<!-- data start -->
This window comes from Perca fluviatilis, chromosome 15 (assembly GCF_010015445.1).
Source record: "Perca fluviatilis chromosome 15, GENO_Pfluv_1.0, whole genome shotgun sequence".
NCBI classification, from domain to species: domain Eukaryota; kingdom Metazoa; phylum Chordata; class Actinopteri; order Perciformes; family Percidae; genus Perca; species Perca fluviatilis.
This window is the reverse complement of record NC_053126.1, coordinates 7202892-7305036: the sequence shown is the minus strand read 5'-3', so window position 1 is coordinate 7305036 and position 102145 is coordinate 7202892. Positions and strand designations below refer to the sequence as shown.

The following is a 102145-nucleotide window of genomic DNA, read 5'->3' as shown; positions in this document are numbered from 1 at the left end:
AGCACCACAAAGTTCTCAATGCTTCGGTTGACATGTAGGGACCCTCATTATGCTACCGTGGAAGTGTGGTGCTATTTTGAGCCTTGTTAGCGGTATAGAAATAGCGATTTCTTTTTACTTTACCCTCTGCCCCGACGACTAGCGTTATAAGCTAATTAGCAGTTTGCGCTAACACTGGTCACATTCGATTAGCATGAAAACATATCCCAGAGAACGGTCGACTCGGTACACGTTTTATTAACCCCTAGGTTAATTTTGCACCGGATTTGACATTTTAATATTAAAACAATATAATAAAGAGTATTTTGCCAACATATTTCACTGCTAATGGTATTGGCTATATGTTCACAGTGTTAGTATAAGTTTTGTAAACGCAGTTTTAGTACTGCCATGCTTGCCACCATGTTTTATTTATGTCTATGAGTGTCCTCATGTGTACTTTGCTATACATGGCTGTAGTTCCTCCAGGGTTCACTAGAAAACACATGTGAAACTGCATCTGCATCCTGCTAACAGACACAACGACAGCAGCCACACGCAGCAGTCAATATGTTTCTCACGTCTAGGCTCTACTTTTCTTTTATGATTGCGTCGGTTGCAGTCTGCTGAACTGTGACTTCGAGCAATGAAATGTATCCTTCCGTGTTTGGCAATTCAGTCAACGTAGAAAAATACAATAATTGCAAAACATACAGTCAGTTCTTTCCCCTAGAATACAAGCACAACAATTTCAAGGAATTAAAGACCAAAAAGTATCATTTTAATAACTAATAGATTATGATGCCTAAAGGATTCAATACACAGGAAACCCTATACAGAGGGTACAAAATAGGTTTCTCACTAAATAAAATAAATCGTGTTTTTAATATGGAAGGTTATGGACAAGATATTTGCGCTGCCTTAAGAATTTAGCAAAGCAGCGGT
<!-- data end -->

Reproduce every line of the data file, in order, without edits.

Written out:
This window comes from Perca fluviatilis, chromosome 15 (assembly GCF_010015445.1).
Source record: "Perca fluviatilis chromosome 15, GENO_Pfluv_1.0, whole genome shotgun sequence".
NCBI classification, from domain to species: domain Eukaryota; kingdom Metazoa; phylum Chordata; class Actinopteri; order Perciformes; family Percidae; genus Perca; species Perca fluviatilis.
This window is the reverse complement of record NC_053126.1, coordinates 7202892-7305036: the sequence shown is the minus strand read 5'-3', so window position 1 is coordinate 7305036 and position 102145 is coordinate 7202892. Positions and strand designations below refer to the sequence as shown.

The following is a 102145-nucleotide window of genomic DNA, read 5'->3' as shown; positions in this document are numbered from 1 at the left end:
AGCACCACAAAGTTCTCAATGCTTCGGTTGACATGTAGGGACCCTCATTATGCTACCGTGGAAGTGTGGTGCTATTTTGAGCCTTGTTAGCGGTATAGAAATAGCGATTTCTTTTTACTTTACCCTCTGCCCCGACGACTAGCGTTATAAGCTAATTAGCAGTTTGCGCTAACACTGGTCACATTCGATTAGCATGAAAACATATCCCAGAGAACGGTCGACTCGGTACACGTTTTATTAACCCCTAGGTTAATTTTGCACCGGATTTGACATTTTAATATTAAAACAATATAATAAAGAGTATTTTGCCAACATATTTCACTGCTAATGGTATTGGCTATATGTTCACAGTGTTAGTATAAGTTTTGTAAACGCAGTTTTAGTACTGCCATGCTTGCCACCATGTTTTATTTATGTCTATGAGTGTCCTCATGTGTACTTTGCTATACATGGCTGTAGTTCCTCCAGGGTTCACTAGAAAACACATGTGAAACTGCATCTGCATCCTGCTAACAGACACAACGACAGCAGCCACACGCAGCAGTCAATATGTTTCTCACGTCTAGGCTCTACTTTTCTTTTATGATTGCGTCGGTTGCAGTCTGCTGAACTGTGACTTCGAGCAATGAAATGTATCCTTCCGTGTTTGGCAATTCAGTCAACGTAGAAAAATACAATAATTGCAAAACATACAGTCAGTTCTTTCCCCTAGAATACAAGCACAACAATTTCAAGGAATTAAAGACCAAAAAGTATCATTTTAATAACTAATAGATTATGATGCCTAAAGGATTCAATACACAGGAAACCCTATACAGAGGGTACAAAATAGGTTTCTCACTAAATAAAATAAATCGTGTTTTTAATATGGAAGGTTATGGACAAGATATTTGCGCTGCCTTAAGAATTTAGCAAAGCAGCGGT